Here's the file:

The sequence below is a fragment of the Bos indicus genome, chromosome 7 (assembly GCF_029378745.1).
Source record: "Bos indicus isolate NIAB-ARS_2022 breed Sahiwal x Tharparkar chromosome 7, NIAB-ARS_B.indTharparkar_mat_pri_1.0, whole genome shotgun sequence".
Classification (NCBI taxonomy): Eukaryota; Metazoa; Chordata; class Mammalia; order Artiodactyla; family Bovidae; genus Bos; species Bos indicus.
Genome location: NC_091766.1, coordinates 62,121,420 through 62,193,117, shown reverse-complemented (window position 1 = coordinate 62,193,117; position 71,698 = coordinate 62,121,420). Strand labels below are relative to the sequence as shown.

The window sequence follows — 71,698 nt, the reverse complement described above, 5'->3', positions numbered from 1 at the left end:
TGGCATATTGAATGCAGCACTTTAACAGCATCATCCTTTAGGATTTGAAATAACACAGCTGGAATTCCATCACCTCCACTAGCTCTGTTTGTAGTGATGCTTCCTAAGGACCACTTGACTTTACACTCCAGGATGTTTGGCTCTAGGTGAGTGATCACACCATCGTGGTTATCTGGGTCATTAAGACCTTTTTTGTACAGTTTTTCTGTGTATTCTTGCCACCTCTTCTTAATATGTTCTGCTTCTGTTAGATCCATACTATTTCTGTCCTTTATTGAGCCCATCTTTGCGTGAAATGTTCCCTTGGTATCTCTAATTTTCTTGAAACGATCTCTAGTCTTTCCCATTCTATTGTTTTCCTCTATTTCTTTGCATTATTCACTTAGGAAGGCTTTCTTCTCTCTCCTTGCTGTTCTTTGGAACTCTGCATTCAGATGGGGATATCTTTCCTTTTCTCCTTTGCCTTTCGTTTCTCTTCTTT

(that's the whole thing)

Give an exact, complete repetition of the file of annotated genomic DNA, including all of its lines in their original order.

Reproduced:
The sequence below is a fragment of the Bos indicus genome, chromosome 7 (assembly GCF_029378745.1).
Source record: "Bos indicus isolate NIAB-ARS_2022 breed Sahiwal x Tharparkar chromosome 7, NIAB-ARS_B.indTharparkar_mat_pri_1.0, whole genome shotgun sequence".
Classification (NCBI taxonomy): Eukaryota; Metazoa; Chordata; class Mammalia; order Artiodactyla; family Bovidae; genus Bos; species Bos indicus.
Genome location: NC_091766.1, coordinates 62,121,420 through 62,193,117, shown reverse-complemented (window position 1 = coordinate 62,193,117; position 71,698 = coordinate 62,121,420). Strand labels below are relative to the sequence as shown.

The window sequence follows — 71,698 nt, the reverse complement described above, 5'->3', positions numbered from 1 at the left end:
TGGCATATTGAATGCAGCACTTTAACAGCATCATCCTTTAGGATTTGAAATAACACAGCTGGAATTCCATCACCTCCACTAGCTCTGTTTGTAGTGATGCTTCCTAAGGACCACTTGACTTTACACTCCAGGATGTTTGGCTCTAGGTGAGTGATCACACCATCGTGGTTATCTGGGTCATTAAGACCTTTTTTGTACAGTTTTTCTGTGTATTCTTGCCACCTCTTCTTAATATGTTCTGCTTCTGTTAGATCCATACTATTTCTGTCCTTTATTGAGCCCATCTTTGCGTGAAATGTTCCCTTGGTATCTCTAATTTTCTTGAAACGATCTCTAGTCTTTCCCATTCTATTGTTTTCCTCTATTTCTTTGCATTATTCACTTAGGAAGGCTTTCTTCTCTCTCCTTGCTGTTCTTTGGAACTCTGCATTCAGATGGGGATATCTTTCCTTTTCTCCTTTGCCTTTCGTTTCTCTTCTTT